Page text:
The city of Fort Collins sits along the eastern foothills of Colorado’s Front Range, where the Great Plains meet the Rocky Mountains. Founded as a way station for caravans heading west on the Overland Trail, today it draws pioneers of science and engineering eager to blaze new paths in the energy industry.
One such is Manoj Sinha, who moved the global headquarters of his energy startup, Husk Power Systems, from his home of Patna, India, to Fort Collins. Husk develops micro-grids that use rice husks to power villages in India and Tanzania.
“The ecosystem that Colorado provides is quite unique,” Sinha said. He was looking for a place where Husk — which aims to provide affordable, sustainable power to millions — had access to world-class talent, capital and a network linking the company to cutting-edge energy research and development. Husk will be using $20 million in investment from foreign firms to hire executives and technical staff in the U.S.
Since the city government of Fort Collins partnered with industry leaders and Colorado State University to create the institute in 1991, some 18 startups have launched from the Powerhouse. One is Envirofit International, which leveraged the talent and research in Fort Collins to reduce toxic emissions from wood-burning cookstoves and which is now the largest manufacturer of clean cookstoves for the developing world.
Ian Skor said his startup, Sandbox Solar, benefits from Fort Collins’ utility infrastructure and the nearby technology companies and energy institutes. Skor’s co-founder, Andrew Lyle, values working in a community of people who are taking “the long look” at what energy will look like in the future. “The city actively courts these kinds of companies,” he said.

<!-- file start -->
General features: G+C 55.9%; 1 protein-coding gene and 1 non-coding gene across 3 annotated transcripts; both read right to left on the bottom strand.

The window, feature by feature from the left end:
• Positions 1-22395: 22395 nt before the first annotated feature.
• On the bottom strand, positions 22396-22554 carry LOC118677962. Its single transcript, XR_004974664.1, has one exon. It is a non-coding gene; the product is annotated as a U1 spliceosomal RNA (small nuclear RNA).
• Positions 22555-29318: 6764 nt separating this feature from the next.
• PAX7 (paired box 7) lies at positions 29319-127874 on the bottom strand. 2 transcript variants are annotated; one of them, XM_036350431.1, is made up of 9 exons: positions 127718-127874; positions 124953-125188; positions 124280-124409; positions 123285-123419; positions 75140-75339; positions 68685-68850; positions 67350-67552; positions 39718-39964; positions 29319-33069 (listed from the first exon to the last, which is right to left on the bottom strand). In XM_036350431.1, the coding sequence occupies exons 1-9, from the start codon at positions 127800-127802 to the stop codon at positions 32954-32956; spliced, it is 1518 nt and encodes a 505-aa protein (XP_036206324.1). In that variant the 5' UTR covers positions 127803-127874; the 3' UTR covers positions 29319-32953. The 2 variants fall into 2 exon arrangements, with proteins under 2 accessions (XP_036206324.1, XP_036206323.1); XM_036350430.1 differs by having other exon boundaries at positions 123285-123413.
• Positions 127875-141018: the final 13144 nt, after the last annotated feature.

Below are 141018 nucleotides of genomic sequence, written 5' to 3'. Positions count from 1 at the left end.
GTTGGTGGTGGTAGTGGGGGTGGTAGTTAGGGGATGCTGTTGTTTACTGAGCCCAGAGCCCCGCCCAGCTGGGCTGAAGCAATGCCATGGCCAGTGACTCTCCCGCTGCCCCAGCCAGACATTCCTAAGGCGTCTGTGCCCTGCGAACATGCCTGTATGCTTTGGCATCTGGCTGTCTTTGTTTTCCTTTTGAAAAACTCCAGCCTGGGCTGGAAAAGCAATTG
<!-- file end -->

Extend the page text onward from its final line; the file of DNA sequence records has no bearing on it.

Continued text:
Jeff Muhs, associate director of the Energy Institute, sees potential for the institute to change energy production, storage and distribution in the next decade through its work on solar power, battery development and methane-leak detection technology.
In 2015, the Smithsonian Institution named Fort Collins its most current “Place of Invention” in a permanent exhibit on the history of American innovation at the National Museum of American History.
Sinha hopes this innovation will transfer from Fort Collins to customers in Africa and Asia, where Husk wants to grow from operating 75 mini-grids to 300 mini-grids in the near future. Muhs connected Sinha with behavioral economics professors at Colorado State University who will help Husk expand its market to places without energy access.
“We’re trying to generate demand from customers where we have to promote what we call productive uses of power,” Sinha said.